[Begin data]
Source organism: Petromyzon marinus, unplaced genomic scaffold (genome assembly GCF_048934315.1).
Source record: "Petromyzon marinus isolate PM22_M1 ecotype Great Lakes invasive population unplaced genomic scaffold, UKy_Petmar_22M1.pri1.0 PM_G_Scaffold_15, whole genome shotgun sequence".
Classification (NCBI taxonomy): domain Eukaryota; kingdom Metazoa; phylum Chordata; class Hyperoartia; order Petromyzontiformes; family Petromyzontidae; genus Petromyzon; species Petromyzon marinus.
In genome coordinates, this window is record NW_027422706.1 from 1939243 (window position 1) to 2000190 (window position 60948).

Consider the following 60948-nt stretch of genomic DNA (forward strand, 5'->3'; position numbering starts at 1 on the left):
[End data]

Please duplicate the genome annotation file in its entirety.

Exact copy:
Source organism: Petromyzon marinus, unplaced genomic scaffold (genome assembly GCF_048934315.1).
Source record: "Petromyzon marinus isolate PM22_M1 ecotype Great Lakes invasive population unplaced genomic scaffold, UKy_Petmar_22M1.pri1.0 PM_G_Scaffold_15, whole genome shotgun sequence".
Classification (NCBI taxonomy): domain Eukaryota; kingdom Metazoa; phylum Chordata; class Hyperoartia; order Petromyzontiformes; family Petromyzontidae; genus Petromyzon; species Petromyzon marinus.
In genome coordinates, this window is record NW_027422706.1 from 1939243 (window position 1) to 2000190 (window position 60948).

Consider the following 60948-nt stretch of genomic DNA (forward strand, 5'->3'; position numbering starts at 1 on the left):